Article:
The oxidation rate of chromium carbide has been measured continuously using thermogravimetric analysis at different oxygen pressures ranging from 1.33×10^(-2) to 2.67×10^(-1)Pa O₂ at 1000- 1300℃. The oxidation of pure chromium has also been studied between 1000-1300℃ under 6.67×10^(-2)Pa O₂ and compared with that of chromium carbide. The oxidation of chromium carbide showed a linear behavior which was different from that, of chromium. The oxidation rate of chromium carbide increased with increasing temperature and oxygen pressure was lower than of pure chormium. Above 1200℃, the volatile oxide was formed and evaporated causing a weight loss. The compositions and morphorlogy of the oxide were studied with X-ray diffractometer and scanning electron microscope, respectively.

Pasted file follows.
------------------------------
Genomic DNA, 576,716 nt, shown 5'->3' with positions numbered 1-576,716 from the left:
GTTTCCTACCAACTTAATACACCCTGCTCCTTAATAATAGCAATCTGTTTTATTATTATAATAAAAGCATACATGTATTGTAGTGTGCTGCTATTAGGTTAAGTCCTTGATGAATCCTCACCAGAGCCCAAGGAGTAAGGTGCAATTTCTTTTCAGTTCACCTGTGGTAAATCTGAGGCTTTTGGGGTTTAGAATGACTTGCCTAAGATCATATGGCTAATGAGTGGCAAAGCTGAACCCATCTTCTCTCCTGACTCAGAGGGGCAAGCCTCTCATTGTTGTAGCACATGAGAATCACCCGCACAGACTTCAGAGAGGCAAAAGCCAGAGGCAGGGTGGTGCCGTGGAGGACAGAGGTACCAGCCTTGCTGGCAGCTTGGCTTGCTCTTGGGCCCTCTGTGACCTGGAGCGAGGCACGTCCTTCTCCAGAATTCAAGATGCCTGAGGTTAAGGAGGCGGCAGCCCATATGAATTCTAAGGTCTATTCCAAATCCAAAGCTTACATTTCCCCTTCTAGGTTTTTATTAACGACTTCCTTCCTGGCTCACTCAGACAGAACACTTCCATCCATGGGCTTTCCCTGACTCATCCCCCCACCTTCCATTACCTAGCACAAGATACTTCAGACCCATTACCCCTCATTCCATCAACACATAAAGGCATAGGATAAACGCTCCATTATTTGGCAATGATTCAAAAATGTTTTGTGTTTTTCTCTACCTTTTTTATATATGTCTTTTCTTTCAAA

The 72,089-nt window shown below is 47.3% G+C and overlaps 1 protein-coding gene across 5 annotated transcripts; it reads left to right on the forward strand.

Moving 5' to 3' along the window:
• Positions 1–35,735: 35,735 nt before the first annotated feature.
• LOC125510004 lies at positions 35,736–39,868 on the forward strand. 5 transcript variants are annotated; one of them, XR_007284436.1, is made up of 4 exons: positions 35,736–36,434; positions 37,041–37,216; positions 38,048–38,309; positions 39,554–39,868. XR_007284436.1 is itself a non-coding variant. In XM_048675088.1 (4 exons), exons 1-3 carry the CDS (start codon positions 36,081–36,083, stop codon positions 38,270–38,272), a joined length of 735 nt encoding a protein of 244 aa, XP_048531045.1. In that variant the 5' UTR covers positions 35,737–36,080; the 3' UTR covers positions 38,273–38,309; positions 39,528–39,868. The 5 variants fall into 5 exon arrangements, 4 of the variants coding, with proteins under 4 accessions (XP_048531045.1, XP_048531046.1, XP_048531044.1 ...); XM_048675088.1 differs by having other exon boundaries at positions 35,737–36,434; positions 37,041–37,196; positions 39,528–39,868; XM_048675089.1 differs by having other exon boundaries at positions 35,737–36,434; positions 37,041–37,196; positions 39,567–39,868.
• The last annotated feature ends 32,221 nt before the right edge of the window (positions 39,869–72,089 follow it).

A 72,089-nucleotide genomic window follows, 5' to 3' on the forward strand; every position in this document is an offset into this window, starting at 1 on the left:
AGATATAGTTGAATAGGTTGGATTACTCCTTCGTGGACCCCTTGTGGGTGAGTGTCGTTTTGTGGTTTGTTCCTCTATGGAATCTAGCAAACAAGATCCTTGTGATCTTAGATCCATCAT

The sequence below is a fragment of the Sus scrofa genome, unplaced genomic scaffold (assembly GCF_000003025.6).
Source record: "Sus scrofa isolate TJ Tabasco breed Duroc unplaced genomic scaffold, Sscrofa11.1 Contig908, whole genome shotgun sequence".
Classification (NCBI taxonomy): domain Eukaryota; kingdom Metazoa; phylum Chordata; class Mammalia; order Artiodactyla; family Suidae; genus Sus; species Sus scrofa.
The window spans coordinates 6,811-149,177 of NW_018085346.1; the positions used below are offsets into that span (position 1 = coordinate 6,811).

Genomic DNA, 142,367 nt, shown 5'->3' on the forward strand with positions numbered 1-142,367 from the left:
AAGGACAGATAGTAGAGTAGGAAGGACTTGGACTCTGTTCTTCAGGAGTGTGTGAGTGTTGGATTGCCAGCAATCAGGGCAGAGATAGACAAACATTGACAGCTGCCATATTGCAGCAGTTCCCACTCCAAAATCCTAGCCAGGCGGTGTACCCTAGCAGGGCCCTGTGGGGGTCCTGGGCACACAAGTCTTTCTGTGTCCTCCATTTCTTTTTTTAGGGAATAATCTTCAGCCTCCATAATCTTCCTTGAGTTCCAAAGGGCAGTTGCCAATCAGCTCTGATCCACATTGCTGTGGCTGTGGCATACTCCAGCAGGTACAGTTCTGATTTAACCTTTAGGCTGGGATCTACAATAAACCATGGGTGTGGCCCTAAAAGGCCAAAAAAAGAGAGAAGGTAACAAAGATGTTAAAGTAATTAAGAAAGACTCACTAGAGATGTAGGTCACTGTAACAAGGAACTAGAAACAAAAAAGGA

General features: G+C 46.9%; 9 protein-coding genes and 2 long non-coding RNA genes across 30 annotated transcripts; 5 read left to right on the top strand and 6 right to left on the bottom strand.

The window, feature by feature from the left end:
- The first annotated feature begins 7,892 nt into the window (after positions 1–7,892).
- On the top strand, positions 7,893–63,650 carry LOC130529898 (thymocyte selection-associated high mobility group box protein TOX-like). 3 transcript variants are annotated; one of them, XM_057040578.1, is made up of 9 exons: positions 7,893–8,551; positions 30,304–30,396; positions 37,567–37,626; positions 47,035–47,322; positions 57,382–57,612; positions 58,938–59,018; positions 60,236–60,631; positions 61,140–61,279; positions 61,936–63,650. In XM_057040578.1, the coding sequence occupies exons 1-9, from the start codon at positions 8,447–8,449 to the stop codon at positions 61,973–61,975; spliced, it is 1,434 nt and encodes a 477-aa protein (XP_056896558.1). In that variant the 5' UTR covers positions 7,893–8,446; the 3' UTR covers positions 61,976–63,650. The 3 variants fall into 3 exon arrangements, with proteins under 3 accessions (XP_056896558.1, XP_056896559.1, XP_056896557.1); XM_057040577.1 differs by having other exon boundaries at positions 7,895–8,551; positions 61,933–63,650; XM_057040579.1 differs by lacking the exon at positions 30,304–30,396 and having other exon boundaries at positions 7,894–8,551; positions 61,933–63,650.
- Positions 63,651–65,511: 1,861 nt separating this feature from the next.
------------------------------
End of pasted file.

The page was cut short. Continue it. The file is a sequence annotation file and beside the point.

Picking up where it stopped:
Carburization rate of pure chromium(over 99.99%) has been measured using thermogravimetric analysis method. The specimens were fabricated by sintering it in argon atmosphere in disc shape with diameter of 10mm and thickness of 3mm. Experiment was conducted controlling acxtylene gas to flow into the reaction tube in the pressure of 1.07×10^(-2) -5.33×10^(-2)Pa. Reaction products were identified with the aid of X-ray diffraction method, and the morphology change at the specimen surface observed with a scanning electron microscope. The weight gain versus time showed a tendency to follow linear behavior in the initial stage of carburizaton, but after 30 to 40 minutes it changed to following parabolic behavior, which indicates the reaction mechanism in the initial of carburization is different from that in the later stage of carburization. Apparent activation energy for the initial carburization stage found to be 26.4KJ/mole, while the value for the alter stage representing parabolic behavior to be 75.8KJ%mole.